Amin, A., & Roberts, J. (2008). Knowing in action: Beyond communities of practice. Research Policy. https://doi.org/10.1016/j.respol.2007.11.003
As the race for survival in the knowledge economy intensifies, so too seems the desire to exploit the potential for creativity and innovation offered by CoPs, ever wishful of articulating and harnessing the intangible, the tacit and the practiced – (Amin and Roberts, 2008)
This paper questions the value of such an approach. It does so on the basis of extensive review of literature (management and academic) that uses the terminology of CoPs to describe the situated social practice, learning and knowing.
Argument: that there are different socialities of knowing in action, each requiring a specific terminology, if the varieties of situated learning and knowing are to be appreciated and if the distinctive insight of original CoPs thinking are not to be blurred.
The different variations of the term:
The status of the term as a keyword seems to rest up on a certain loss of the original awareness of context and habitus (Mutch 2003); careless use of the word community (Lindkvist 2005; Robert 2006) and speculation on the link between situated practice and learning or innovation outcomes.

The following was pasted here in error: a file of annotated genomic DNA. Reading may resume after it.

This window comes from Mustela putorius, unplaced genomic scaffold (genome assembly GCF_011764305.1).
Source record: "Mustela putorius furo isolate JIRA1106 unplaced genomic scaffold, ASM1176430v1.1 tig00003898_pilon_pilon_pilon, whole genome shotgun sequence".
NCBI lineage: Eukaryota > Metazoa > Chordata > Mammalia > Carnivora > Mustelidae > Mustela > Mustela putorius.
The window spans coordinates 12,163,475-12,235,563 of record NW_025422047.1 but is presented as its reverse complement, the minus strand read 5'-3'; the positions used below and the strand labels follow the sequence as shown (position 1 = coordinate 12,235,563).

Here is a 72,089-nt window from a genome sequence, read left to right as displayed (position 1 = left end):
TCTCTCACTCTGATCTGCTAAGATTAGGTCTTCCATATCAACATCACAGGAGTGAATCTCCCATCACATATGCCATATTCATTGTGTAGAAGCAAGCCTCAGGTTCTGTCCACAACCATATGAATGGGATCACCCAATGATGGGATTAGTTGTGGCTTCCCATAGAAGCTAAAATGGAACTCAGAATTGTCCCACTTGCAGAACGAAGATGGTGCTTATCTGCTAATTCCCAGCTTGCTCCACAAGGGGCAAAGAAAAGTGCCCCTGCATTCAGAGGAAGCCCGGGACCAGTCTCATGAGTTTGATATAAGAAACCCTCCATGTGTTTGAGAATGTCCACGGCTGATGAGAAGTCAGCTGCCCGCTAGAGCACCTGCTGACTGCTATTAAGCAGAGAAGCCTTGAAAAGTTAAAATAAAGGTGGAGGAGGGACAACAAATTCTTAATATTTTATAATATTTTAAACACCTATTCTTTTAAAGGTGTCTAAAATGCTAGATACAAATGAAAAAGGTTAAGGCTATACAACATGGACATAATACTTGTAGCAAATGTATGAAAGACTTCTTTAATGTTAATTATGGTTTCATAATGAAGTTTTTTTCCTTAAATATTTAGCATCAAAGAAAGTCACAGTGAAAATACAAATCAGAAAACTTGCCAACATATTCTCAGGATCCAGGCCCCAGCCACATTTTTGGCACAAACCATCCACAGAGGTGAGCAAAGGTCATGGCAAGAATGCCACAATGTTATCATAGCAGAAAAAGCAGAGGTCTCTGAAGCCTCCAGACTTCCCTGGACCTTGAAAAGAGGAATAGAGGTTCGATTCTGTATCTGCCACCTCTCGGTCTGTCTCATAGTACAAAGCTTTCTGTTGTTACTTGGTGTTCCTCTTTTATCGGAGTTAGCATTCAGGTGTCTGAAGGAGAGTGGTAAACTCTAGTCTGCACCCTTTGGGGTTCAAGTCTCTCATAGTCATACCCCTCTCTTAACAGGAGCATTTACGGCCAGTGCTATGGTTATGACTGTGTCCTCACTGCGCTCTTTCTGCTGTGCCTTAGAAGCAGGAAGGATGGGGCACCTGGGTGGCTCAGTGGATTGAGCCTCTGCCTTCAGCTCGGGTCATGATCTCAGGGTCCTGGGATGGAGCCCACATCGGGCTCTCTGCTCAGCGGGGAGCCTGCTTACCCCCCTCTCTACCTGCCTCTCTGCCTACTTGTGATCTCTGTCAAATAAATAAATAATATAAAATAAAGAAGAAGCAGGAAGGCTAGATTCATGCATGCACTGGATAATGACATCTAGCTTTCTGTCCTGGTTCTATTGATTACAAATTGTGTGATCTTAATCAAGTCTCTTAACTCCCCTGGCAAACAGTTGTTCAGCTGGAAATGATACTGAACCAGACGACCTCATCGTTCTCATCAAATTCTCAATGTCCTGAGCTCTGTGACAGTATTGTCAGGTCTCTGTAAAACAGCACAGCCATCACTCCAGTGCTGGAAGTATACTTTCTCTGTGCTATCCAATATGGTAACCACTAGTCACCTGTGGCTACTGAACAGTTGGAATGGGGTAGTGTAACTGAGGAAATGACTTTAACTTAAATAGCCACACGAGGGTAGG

Gherardi (2006, p110) has proposed the term community of practitioners rather than CoPs in order to place the emphasis on “practice” rather than community, in turn also redefining community as “an effect, a performance, realised through the discursive practices of its members”
Lindkvist (2005) has used the term collectivities of practice to refer to temporary groups of project teams concerned with knowledge creation and exchange.
(Brown and Duguid, 1991) have referred to “networks of practice” to describe relations among group members which are significantly looser than those in a community of practice.
KnorrCetina (1999); Gittelman (2007) and Haas (1992) have described communities of specialised knowledge workers as epistemic communities.
Fischer (2001) has described groups of stakeholders from different CoPs brought together to resolve a specific problem as communities of interest.
**contradicting everything else I have read stating that communities of interest were not communities of practice as a community of practice involves a group of professionals; a community of interest in a group of people who share an interest of passion for the same thing**
From the research there are four clear groups of CoPs:
- task/craft based
- epistemic/highly creative
The four groups differed along the following four dimensions:
- the knowledge used and produced
- the nature of social interaction
- the kind of innovation undertaken
- the organisational dynamic of interaction
There are many overlapping dynamics and differences between different varieties of situated learning.
The use of the term CoP as a proxy for all forms of situated learning is unhelpful.
Spatial and relational proximity should not be treated as the same thing.